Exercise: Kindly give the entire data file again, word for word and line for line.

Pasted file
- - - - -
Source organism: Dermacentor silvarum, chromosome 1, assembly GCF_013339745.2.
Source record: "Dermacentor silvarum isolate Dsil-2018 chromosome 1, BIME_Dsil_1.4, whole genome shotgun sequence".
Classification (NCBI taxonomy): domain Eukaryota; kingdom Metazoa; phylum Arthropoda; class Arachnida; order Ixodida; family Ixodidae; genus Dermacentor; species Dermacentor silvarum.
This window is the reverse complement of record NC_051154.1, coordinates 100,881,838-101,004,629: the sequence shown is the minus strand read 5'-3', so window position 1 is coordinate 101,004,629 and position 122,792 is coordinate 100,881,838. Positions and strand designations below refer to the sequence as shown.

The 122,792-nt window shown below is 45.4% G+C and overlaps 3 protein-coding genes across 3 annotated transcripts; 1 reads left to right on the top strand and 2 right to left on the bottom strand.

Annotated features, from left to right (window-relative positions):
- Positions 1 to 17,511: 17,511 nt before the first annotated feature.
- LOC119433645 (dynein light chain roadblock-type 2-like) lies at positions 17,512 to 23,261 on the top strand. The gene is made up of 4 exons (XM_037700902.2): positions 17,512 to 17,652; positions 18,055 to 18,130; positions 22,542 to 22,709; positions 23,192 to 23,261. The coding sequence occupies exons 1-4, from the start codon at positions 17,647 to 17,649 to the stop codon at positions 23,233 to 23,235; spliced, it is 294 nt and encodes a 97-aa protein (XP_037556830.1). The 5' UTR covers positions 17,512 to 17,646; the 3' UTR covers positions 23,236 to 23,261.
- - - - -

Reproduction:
Source organism: Dermacentor silvarum, chromosome 1, assembly GCF_013339745.2.
Source record: "Dermacentor silvarum isolate Dsil-2018 chromosome 1, BIME_Dsil_1.4, whole genome shotgun sequence".
Classification (NCBI taxonomy): domain Eukaryota; kingdom Metazoa; phylum Arthropoda; class Arachnida; order Ixodida; family Ixodidae; genus Dermacentor; species Dermacentor silvarum.
This window is the reverse complement of record NC_051154.1, coordinates 100,881,838-101,004,629: the sequence shown is the minus strand read 5'-3', so window position 1 is coordinate 101,004,629 and position 122,792 is coordinate 100,881,838. Positions and strand designations below refer to the sequence as shown.

The 122,792-nt window shown below is 45.4% G+C and overlaps 3 protein-coding genes across 3 annotated transcripts; 1 reads left to right on the top strand and 2 right to left on the bottom strand.

Annotated features, from left to right (window-relative positions):
- Positions 1 to 17,511: 17,511 nt before the first annotated feature.
- LOC119433645 (dynein light chain roadblock-type 2-like) lies at positions 17,512 to 23,261 on the top strand. The gene is made up of 4 exons (XM_037700902.2): positions 17,512 to 17,652; positions 18,055 to 18,130; positions 22,542 to 22,709; positions 23,192 to 23,261. The coding sequence occupies exons 1-4, from the start codon at positions 17,647 to 17,649 to the stop codon at positions 23,233 to 23,235; spliced, it is 294 nt and encodes a 97-aa protein (XP_037556830.1). The 5' UTR covers positions 17,512 to 17,646; the 3' UTR covers positions 23,236 to 23,261.